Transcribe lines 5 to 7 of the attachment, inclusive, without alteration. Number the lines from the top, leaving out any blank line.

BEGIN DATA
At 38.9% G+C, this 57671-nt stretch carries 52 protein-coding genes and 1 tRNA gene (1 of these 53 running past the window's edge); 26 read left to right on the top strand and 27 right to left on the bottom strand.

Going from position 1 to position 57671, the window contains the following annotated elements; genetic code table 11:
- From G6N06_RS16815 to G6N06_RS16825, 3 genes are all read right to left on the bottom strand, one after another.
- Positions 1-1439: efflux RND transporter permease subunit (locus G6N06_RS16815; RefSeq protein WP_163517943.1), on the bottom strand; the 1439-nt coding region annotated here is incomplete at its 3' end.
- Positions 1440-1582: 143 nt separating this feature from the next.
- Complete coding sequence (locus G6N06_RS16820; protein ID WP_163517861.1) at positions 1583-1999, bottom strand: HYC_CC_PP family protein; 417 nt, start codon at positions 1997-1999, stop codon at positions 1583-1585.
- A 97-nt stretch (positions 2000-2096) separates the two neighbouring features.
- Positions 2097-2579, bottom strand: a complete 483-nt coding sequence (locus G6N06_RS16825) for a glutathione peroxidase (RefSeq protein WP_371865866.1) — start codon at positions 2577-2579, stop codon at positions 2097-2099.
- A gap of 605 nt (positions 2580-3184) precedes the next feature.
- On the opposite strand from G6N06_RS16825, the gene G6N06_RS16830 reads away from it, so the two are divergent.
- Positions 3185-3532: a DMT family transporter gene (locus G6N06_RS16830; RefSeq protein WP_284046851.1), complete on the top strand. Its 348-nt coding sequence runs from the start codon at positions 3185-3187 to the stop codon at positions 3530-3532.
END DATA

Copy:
- Positions 1440-1582: 143 nt separating this feature from the next.
- Complete coding sequence (locus G6N06_RS16820; protein ID WP_163517861.1) at positions 1583-1999, bottom strand: HYC_CC_PP family protein; 417 nt, start codon at positions 1997-1999, stop codon at positions 1583-1585.
- A 97-nt stretch (positions 2000-2096) separates the two neighbouring features.